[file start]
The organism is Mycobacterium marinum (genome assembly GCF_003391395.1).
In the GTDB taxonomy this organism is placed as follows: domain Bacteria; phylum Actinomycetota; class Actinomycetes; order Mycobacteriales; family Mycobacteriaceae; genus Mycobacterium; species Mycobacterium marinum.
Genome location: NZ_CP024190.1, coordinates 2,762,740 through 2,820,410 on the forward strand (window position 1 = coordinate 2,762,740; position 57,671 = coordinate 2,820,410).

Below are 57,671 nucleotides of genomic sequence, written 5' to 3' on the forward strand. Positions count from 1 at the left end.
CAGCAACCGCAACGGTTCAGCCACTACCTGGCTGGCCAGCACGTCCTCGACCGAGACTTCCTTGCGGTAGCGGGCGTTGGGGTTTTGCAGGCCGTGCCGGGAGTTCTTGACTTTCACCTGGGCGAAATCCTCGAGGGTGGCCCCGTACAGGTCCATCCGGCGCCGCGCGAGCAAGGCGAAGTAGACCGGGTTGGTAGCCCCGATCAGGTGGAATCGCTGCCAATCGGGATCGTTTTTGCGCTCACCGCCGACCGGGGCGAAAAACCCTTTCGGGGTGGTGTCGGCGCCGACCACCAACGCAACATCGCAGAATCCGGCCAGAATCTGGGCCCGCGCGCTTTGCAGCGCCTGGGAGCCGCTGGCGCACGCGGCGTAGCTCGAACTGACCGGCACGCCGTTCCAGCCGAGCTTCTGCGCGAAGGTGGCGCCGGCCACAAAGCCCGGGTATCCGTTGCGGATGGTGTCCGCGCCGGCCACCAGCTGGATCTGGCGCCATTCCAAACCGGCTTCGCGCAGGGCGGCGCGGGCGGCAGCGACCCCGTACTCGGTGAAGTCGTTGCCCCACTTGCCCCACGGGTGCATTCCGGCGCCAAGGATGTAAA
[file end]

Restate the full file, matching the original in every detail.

The organism is Mycobacterium marinum (genome assembly GCF_003391395.1).
In the GTDB taxonomy this organism is placed as follows: domain Bacteria; phylum Actinomycetota; class Actinomycetes; order Mycobacteriales; family Mycobacteriaceae; genus Mycobacterium; species Mycobacterium marinum.
Genome location: NZ_CP024190.1, coordinates 2,762,740 through 2,820,410 on the forward strand (window position 1 = coordinate 2,762,740; position 57,671 = coordinate 2,820,410).

Below are 57,671 nucleotides of genomic sequence, written 5' to 3' on the forward strand. Positions count from 1 at the left end.
CAGCAACCGCAACGGTTCAGCCACTACCTGGCTGGCCAGCACGTCCTCGACCGAGACTTCCTTGCGGTAGCGGGCGTTGGGGTTTTGCAGGCCGTGCCGGGAGTTCTTGACTTTCACCTGGGCGAAATCCTCGAGGGTGGCCCCGTACAGGTCCATCCGGCGCCGCGCGAGCAAGGCGAAGTAGACCGGGTTGGTAGCCCCGATCAGGTGGAATCGCTGCCAATCGGGATCGTTTTTGCGCTCACCGCCGACCGGGGCGAAAAACCCTTTCGGGGTGGTGTCGGCGCCGACCACCAACGCAACATCGCAGAATCCGGCCAGAATCTGGGCCCGCGCGCTTTGCAGCGCCTGGGAGCCGCTGGCGCACGCGGCGTAGCTCGAACTGACCGGCACGCCGTTCCAGCCGAGCTTCTGCGCGAAGGTGGCGCCGGCCACAAAGCCCGGGTATCCGTTGCGGATGGTGTCCGCGCCGGCCACCAGCTGGATCTGGCGCCATTCCAAACCGGCTTCGCGCAGGGCGGCGCGGGCGGCAGCGACCCCGTACTCGGTGAAGTCGTTGCCCCACTTGCCCCACGGGTGCATTCCGGCGCCAAGGATGTAAA